Out of all the spring plants you should forage for, wild chives are usually the first to start popping up. Once you train your eye to see them, you'll realize they're all over the place – in fields, in yards, even by roadsides. This hardy little plant is well worth knowing, especially since you can eat it!
How to Identify Wild Chives
Wild chives are pretty easy to identify if you've ever seen a domestic chive. Essentially, they look like a clump of grass as they grow, but their leaf blades are not flat like grass. Instead, they're rather cylindrical and hollow on the inside. The quickest way to know if it's wild chives is to pick off a piece of leaf and smell it—if it has an oniony scent, then it's definitely wild chives. Wild chives can also grow between 10 to 20 inches in height and develop little lilac flowers at the top of the leaf when fully grown. You don't have to wait for the flowers to bloom or even appear before harvesting wild chives, but the flowers are edible as well. Wild chives are typically found growing in USDA zones 4-8 among grasses and natural areas.
How to Use Wild Chives
Chives make excellent seasoning on their own or sautéed as a vegetable. You can add them to soups and stews for a delicious delicate onion flavor, or even pickle them if you're feeling creative. Since the entire plant can be eaten, it's really up to you on how you want to use it. The lilac flowers are edible and make pretty garnish on top of soups and salads. Before you eat wild chives, make sure to wash them off really good, letting them soak in water for 10 minutes to get all the dirt off. For health reasons, do not harvest chives too close to the road, seeing as they can absorb toxins from cars. The best places to harvest them are in your own backyard or if you see them growing wild in big fields. Chives tend to like grassy areas. Grab a basket and dig them up or simply pull them out with your hands.
Violets are absolutely beautiful little spring flowers. They're usually the first flowers that add a bit of color to the landscape come springtime. They can be used in so many ways, you may be surprised at how versatile a little flower can be.
How to Identify Violets
These beauties can be found in purple, white, yellow, and blue. (The most common colors are purple and blue though.) The flower has an inner white area and is somewhat hairy. Each flower slightly droops and appears on its own leafless stalk. The flowers are formed from five petals: Four are upswept (fan-shaped) petals with two per side, and there is one broad, lobed lower petal pointing downward on it. Violet leaves are somewhat an oblong heart or kidney shape: They are toothed but do not have any hairs and can grow between 13 mm and 50 mm in width. They tend to grow (and thrive) in medium, well-drained soils, although they adore moisture-retentive, rich soils. They prefer partial shade but can also survive in full sun. You can find them on lawns and near lakes and streams.
How to Use Violets
One of the most popular things to do with violets is to candy them—they make lovely edible décor for cookies and cakes. You can also add them to salads, or use them in a vibrantly colored cocktail for spring parties. You can also infuse them into your tea, jelly, honey, or butter. It's all about getting creative! You can even use violets for medicine: Tincture the flowers and use it to help reduce swelling of glands. Or, make a cough syrup from violet leaves and honey to soothe dry coughs. If you're feeling stressed, making a tea from the petals can also help relax and calm you after a stressful day. Violets are also great for beauty: You can make a lotion out of the flowers or add them to a homemade facial cleanser. The choice is totally yours. Whoever said bigger is better didn't know about these little flowers!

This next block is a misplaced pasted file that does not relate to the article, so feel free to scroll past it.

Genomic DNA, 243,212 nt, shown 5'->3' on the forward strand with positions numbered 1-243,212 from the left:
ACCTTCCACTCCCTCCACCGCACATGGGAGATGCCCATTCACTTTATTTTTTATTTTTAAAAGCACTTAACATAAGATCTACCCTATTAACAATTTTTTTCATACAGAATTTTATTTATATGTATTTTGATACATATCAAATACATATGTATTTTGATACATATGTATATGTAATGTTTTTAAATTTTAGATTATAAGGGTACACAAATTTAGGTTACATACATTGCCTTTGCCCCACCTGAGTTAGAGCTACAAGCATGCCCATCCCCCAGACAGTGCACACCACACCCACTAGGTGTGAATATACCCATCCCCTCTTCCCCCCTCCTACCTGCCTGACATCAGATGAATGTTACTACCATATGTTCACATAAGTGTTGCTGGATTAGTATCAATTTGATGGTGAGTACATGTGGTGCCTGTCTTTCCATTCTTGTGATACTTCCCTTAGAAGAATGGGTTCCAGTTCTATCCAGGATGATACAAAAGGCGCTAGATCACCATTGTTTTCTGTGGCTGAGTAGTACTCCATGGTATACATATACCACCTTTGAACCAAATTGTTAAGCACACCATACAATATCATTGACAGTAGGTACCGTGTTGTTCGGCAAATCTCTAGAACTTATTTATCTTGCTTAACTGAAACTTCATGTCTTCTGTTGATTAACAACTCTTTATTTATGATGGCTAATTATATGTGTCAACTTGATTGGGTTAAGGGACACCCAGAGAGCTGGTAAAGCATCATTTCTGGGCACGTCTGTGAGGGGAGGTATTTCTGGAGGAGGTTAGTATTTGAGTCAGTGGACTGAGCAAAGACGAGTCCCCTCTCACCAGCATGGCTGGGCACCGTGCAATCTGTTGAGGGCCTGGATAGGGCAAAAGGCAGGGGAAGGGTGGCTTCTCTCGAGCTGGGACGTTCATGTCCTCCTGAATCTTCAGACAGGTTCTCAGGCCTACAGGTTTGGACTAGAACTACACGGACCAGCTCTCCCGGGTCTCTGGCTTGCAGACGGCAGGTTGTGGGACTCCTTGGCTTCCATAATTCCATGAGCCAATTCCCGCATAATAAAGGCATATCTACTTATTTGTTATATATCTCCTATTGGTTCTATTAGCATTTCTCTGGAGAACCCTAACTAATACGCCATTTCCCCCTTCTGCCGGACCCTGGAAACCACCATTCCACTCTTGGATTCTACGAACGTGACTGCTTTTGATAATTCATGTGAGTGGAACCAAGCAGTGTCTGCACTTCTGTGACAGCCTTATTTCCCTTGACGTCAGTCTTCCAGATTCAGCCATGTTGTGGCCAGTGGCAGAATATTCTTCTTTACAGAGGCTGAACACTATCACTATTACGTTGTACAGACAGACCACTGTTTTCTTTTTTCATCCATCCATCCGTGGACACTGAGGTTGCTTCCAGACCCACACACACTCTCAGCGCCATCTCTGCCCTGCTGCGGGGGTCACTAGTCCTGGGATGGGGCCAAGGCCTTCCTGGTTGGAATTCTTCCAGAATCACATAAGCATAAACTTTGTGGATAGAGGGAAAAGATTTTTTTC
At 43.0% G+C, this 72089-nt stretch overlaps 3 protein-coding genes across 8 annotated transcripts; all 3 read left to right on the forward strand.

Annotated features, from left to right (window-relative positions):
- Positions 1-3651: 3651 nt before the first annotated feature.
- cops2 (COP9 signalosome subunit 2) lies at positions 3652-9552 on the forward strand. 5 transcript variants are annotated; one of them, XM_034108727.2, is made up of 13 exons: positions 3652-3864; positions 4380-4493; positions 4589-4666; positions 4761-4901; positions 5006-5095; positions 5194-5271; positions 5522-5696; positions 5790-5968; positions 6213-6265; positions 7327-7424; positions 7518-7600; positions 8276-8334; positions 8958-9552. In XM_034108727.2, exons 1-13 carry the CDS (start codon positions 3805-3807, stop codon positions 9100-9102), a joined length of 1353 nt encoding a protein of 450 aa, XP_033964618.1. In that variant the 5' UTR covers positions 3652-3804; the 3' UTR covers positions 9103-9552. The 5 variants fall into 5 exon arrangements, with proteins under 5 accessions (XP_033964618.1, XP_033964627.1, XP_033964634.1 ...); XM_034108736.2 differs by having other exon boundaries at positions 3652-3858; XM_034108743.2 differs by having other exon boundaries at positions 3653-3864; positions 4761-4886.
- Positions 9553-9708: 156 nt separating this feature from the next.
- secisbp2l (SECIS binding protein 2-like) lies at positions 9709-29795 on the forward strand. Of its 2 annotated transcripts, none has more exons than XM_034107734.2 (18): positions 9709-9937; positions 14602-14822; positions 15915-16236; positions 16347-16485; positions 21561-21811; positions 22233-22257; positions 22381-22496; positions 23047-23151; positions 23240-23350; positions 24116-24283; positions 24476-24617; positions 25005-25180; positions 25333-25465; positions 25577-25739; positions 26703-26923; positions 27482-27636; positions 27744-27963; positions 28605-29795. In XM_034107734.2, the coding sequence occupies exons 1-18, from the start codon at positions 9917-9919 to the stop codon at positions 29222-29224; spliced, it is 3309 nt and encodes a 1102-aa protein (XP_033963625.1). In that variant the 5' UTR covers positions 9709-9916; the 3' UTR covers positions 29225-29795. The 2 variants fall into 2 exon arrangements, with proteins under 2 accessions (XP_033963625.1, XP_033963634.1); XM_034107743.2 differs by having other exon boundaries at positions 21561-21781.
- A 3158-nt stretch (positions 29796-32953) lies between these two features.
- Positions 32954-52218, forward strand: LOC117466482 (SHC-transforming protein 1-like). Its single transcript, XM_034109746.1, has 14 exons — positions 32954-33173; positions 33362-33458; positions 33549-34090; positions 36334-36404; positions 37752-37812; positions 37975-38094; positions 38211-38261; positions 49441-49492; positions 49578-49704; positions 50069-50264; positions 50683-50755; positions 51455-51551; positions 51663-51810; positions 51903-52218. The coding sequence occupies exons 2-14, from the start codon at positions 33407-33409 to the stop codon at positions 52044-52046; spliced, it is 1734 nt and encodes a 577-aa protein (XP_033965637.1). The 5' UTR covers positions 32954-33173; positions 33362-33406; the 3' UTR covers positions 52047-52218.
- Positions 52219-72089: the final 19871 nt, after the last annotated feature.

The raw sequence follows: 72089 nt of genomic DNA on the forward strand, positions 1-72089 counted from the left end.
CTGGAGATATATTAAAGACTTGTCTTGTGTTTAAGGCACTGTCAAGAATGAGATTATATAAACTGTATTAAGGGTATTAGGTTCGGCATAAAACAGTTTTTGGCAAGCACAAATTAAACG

You've probably seen clover flowers before: Come spring, they start to pop up, but they're most prolific by the end of spring. These little flowers are far from just weeds: They're edible and can definitely add a unique twist to your afternoon tea or typical lunch.
How to Identify Clover Flowers
Clover flowers tend to come in two different colors: red and white. They are both easy to identify once you know what to look for. Clovers have a very distinct round flower head made up of numerous tubular-shaped flowers. Each flower head is about 2 to 3 centimeters across and consists of numerous tiny flowers, spread out in different directions. The blooming period usually starts in late spring and can continue into late October, depending on the weather. The leaves are also distinct: They're oval or ovate shaped and tend to be broader in the middle. Toward the center of the upper surface of each leaf there's usually a chevron that is white or pale green.
How to Use Clover Flowers
These flowers are edible and make a great tea. There is some debate about which is better—white clover or red clover in terms of taste—but you can eat both. Make sure to pick fresh flowers that don't have wilted brown petals. The petals alone are sweetest, but you can eat the entire flower head. However, it is noted you should consume only fresh or dried flowers (never fermented) for safety reasons. Also, clovers grown in warmer tropical regions contain small amounts of cyanide, so these should be avoided. Some people are allergic to clover, so start with small quantities if you're unsure. You can also toss the leaves into a salad or make tea out of them, though the flowers are normally preferred.
For more tips on foraging, check out these 3 plants you should know how to forage for and identify. Also, here are 5 forgeable plants you should know about come summer. Foraging is a great skill to learn—it can really make a difference in your health and improve your relationship with food greatly. You can even forage for your own spring bouquet instead of buying one, especially since most wildflowers have medicinal benefits other than just being beautiful.